A number of the matches highlighted related to local government employees. In one case, a relatively senior employee had failed to declare that he had been living with another person for three years. He had also failed to pay his Council Tax during this period so was in arrears. The single person discount obtained was in excess of £1,000, and is currently being recovered. Enquiries made as a result of the match led to the employee being dismissed for gross misconduct. As a result of this work the NFI Team are piloting this match at a number of Local Authorities. If this is successful it will be rolled out across the country.

8 Sep 2011

A plea from the public

Jackie writes:
I have reported a couple for benefit fraud, it has been going on for over a year now, and I know I am not the only one that has reported them, he works full time, lives with her, and she claims all the single parent benefits, it seems a waste of time reporting it as nothing gets done and they are still getting away with it.

7 Sep 2011

Tougher Benefit Fraud Move Leads To Row

A political row has followed a Stormont Minister's recent introduction of new, tougher laws to address the scourge of benefit fraud.

Following the launch of new, 'One Strike - and You're Out' laws to bar claimants from benefits if convicted of duping the system and claiming money they were not entitled to, the South Antrim Sinn Fein (SF) MLA, Mitchel McLaughlin has hit back.

He said that the Department of Social Development (DSD) Minister, Nelson McCausland - who represents the adjacent Belfast North constituency - should put as much effort into ensuring that individuals are properly informed about the benefits to which they are entitled and eliminating agency errors, "if he is genuinely interested in reforming the benefits system".

Mr McLaughlin's comments follow the DSD Minister McCausland's proposed new policy on benefit fraud.

The SF man said that errors are responsible for far larger losses than alleged benefit fraud and said: "There is up to £350m of unpaid benefits presently being returned to the British Treasury.

"This is money which, if paid to those entitled to it would be getting spent in the local economy, sustaining local businesses and securing jobs," he said.

The SF MLA also said that developing a system of identifying those entitled to receive benefits would be of more use that "chasing an alleged £10m of benefit fraud."

However, this assertion was subsequently challenged by DSD officials on behalf of the DUP Minister who underlined that the actual amount of benefit fraud is double that amount - £20m, in fact.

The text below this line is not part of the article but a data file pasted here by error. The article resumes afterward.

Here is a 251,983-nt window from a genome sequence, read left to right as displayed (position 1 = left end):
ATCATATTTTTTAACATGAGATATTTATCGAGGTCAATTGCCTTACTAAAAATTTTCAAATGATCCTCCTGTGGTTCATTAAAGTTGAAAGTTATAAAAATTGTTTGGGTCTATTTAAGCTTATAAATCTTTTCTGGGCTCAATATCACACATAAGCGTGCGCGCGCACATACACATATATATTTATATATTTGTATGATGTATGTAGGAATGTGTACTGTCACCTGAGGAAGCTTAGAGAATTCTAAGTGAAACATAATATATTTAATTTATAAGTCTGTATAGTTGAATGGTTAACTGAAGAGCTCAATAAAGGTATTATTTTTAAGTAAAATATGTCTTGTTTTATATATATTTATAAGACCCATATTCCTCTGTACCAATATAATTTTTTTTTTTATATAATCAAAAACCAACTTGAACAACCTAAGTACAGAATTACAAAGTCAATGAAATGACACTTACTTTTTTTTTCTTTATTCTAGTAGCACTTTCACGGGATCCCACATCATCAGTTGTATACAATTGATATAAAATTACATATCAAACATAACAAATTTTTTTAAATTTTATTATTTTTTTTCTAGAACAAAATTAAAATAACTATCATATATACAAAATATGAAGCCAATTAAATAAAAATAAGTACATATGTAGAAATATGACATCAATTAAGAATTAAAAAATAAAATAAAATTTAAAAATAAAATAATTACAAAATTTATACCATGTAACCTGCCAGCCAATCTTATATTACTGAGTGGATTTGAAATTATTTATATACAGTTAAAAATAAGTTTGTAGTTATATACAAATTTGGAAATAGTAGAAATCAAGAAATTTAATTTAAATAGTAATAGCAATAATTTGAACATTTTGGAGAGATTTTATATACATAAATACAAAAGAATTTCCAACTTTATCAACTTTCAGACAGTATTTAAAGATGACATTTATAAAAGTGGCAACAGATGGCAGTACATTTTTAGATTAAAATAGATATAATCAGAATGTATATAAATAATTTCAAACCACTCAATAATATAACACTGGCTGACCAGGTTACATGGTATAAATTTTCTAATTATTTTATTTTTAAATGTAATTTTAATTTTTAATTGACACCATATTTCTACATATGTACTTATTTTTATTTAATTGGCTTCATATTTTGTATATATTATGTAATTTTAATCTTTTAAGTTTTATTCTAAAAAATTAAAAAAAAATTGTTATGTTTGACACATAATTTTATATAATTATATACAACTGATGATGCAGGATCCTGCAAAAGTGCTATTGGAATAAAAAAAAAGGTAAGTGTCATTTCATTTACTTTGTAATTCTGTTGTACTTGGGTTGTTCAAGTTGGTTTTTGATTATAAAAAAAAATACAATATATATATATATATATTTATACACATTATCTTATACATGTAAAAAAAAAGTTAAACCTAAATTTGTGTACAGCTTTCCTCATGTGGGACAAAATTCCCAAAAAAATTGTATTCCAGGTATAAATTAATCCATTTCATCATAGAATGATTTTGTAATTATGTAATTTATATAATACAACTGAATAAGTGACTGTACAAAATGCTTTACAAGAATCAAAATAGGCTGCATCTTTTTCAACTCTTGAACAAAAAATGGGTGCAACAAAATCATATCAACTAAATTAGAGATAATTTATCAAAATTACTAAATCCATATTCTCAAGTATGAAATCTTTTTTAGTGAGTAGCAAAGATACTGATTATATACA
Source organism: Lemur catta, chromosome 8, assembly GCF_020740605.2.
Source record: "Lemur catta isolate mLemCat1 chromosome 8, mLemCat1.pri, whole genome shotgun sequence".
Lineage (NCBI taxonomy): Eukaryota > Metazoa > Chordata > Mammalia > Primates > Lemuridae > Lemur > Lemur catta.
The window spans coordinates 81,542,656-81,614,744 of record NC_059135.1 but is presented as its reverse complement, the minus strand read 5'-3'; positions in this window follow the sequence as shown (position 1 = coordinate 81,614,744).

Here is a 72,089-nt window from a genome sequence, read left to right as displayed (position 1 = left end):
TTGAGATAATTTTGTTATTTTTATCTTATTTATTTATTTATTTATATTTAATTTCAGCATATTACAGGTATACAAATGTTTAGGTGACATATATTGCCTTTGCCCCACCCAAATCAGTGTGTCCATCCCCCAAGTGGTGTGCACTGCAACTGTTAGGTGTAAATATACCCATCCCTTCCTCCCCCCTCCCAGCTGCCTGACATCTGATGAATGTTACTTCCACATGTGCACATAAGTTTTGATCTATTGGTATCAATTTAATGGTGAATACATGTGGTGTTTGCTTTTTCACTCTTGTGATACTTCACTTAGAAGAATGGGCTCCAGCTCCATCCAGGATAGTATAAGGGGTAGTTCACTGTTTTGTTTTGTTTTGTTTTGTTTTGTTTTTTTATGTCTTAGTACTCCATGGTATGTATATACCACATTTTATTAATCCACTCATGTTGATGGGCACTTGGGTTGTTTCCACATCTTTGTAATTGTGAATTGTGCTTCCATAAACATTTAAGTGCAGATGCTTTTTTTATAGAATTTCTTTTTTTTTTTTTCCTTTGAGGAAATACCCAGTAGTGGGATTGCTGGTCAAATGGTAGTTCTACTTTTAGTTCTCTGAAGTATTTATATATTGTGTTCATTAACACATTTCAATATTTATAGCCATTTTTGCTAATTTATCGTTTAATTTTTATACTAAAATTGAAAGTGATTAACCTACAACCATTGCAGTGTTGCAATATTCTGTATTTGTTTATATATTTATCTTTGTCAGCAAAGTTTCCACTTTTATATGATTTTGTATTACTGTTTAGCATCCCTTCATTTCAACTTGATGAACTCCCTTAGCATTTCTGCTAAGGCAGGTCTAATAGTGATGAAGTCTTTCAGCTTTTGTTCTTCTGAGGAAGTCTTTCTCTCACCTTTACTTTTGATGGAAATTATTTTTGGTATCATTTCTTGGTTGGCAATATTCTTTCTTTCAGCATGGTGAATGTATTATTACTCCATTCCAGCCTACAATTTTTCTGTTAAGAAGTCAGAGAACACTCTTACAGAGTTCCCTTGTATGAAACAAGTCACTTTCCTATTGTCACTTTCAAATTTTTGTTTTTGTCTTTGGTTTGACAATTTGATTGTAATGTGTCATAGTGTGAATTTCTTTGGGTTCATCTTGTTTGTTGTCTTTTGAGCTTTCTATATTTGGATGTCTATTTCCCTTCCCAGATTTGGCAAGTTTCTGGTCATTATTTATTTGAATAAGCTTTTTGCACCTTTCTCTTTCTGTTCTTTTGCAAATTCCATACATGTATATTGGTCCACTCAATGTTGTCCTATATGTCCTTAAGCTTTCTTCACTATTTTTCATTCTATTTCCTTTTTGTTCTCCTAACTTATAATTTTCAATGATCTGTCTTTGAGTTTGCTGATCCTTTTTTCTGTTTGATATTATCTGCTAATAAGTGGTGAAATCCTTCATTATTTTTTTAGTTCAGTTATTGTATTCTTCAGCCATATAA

But Mr McLaughlin reinforced his call for more money to be paid out, adding: "This would be making a far greater contribution to removing people from the poverty trap than by threatening to push individuals and families into severe debt by stopping their entire benefits."

He said that the cost of the Minister's proposals would be better directed at making the benefit system more efficient.

He added this could be done by ensuring that clients receive their full entitlements and assistance to access 'upskilling' and retraining opportunities.

But again, a DSD spokesperson countered: "Providing 'upskilling and retraining opportunities' does not fall under the remit of the Department for Social Development."

She continued, adding: "The 'One Strike' regulations recently introduced will impact solely on those convicted of benefit fraud.

"DSD recognises that a number of people may not be claiming all the benefits to which they are entitled.

"However the Department has had a comprehensive benefit uptake strategy in place since 2005, which has resulted in additional Social Security benefits of over £37m being generated for people across Northern Ireland."

Rejecting the notion that "more could be done to ensure that clients receive their full entitlements" she added: "This year the Department has invested £1.3m into its 2011/12 Benefit Uptake Programme, which includes new and additional funding of £400,000 for two new strands of work."

But the republican politician insisted: "In the present economic climate of rising costs for everything from food to gas and oil more people are finding it impossible to live on benefits.

"While I accept that there are a minority of individuals who defraud the system the vast majority of people on benefits would prefer to be in employment and that is where the focus should be."